Apple's Historic Court Victory Focuses ALL EYES on VRINGO - THOMSON ARTICLE

Apple's Historic Court Victory Focuses ALL EYES on VRINGO - THOMSON ARTICLE

Speculation that Vringo, Inc. (VRNG) will prevail in its patent infringement case against industry giant Google, Inc. (GOOG) may be more than just that. On Friday Apple, Inc. (AAPL) was awarded $1.05 billion from Samsung Electronics (SSNLF) in a patent win, with potential treble damages sought, and wide implications for the hand-held electronics market. In the ruthlessly competitive and highly litigious smartphone and mobile app markets, tiny Vringo will soon face Google over the claim that Google stole its patented expertise used in its search advertising technology, central to Google`s revenue base. Co-defendents are Google Inc. (GOOG), AOL, Inc. (AOL), IAC/InterActive Corp. (IACI), Target Corporation (TGT), and Gannett Co., Inc. (GCI) IAC/InterActive Corp., companies with market capitalization in the billions of dollars. Vringo has already received a favorableMarkman ruling last June, a possible harbinger for the October trial.  An interesting aspect of the Vringo claim against Google is that it does not involve simply features on a Smartphone, it is addressing a core technology - the search advertising business according to the complaint filed.
In addition to the Google suite Vringo`s huge, newly-acquired patent estate from Nokia Corp. (NOK), further bolsters Vringo`s patent portfolio Vringo has increased its IP portfolio by 15x and emerges as a power house in IP assets and IP monetization across the entire range of tech`s hottest sectors from mobility, to search engines, to digital advertising. This newly acquired portfolio potentially gives Vringo a pipe line of Infringement cases that could be extremely lucrative with potential award and royalty stream in the multi-billions. - the now-famous case of NTP vs. Research in Motion (RIMM) cost the defendant $612 million, and fully-paid, up-front licenses fees for eternity. David Cohen, in house council for Vringo, was formerly the senior litigation council for Nokia. During his time at Nokia, Cohen managed the successful worldwide litigation against Apple Inc. (AAPL) which resulted in a reported $715 million settlement, plus ongoing royalties for every iPhone sold worldwide. 

The "Modernist" Track Record: Picks Since April Down Average of Over 40%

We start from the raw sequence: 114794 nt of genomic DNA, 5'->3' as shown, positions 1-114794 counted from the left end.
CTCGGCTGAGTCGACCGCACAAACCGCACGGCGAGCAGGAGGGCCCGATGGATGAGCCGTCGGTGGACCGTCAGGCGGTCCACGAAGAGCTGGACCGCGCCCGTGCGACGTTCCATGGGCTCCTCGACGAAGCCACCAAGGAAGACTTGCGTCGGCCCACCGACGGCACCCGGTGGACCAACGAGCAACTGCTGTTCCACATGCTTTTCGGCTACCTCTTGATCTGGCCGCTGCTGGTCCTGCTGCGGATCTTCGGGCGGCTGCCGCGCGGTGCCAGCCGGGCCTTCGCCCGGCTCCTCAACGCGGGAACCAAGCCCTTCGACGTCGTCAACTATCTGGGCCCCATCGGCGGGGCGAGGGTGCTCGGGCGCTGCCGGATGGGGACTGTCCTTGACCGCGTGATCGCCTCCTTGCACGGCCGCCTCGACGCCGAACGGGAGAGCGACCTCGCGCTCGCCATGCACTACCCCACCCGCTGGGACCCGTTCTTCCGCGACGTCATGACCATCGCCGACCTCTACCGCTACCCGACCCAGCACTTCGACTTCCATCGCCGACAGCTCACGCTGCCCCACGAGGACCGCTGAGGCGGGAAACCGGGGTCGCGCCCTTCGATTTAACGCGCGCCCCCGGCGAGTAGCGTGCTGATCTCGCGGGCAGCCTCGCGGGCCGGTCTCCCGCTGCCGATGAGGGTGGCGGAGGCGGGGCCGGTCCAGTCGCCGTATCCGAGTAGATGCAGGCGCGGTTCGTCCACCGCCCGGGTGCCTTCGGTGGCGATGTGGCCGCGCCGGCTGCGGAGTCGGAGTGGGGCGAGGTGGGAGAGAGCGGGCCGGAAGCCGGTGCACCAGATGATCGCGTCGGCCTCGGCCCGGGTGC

The "Modernist" Track Record: Picks Since April Down Average of Over 40%

June 7, 2012
"Modernist" Pick - Long RSH
"Modernist" "Analysis" - "RadioShack is a compelling value investment that can easily double its share price... Shares have set a low."
"Modernist" Result - RSH went down. "Modernist" Position LOST 44.23% since article.
May 22, 2012
"Modernist" Pick- ZNGA
"Modernist" "Analysis" - "I love Zynga at these levels."
"Modernist" Result - ZNGA went down. "Modernist" Position LOST 53.88% since article.
April 25, 2012
"Modernist" Pick - Short AMZN
"Modernist" "Analysis" - "This is an article about Amazon (AMZN), and how it will destroy wealth for those who are currently long, and create wealth for those who get short."
"Modernist" Result - AMZN went up. "Modernist" Position LOST 29.11% since article.
April 19, 2012
"Modernist" Pick - Long DDMG
"Modernist" "Analysis" - "I very rarely make an explicit prediction along the lines of a stock moving from $200MM to $1BB in a year. ... This is the kind of stock that will freak you out. In a good way."
"Modernist" Result - DDMG went down. "Modernist" Position LOST 45.65% since article.
For what it's worth, the "Modernist" makes this call on Vringo: "Vringo's alpha is set to reverse. It is time to sell." While "past performance is no indication of future results," we note that each of his picks listed above went an average of 43.2% in the other direction.

Monday, August 13, 2012

"You may have a fresh start any moment you choose, for this thing that we call failure is not the falling down, but the staying down."

"You may have a fresh start any moment you choose, for this thing that we call failure is not the falling down, but the staying down."

Eleanor Roosevelt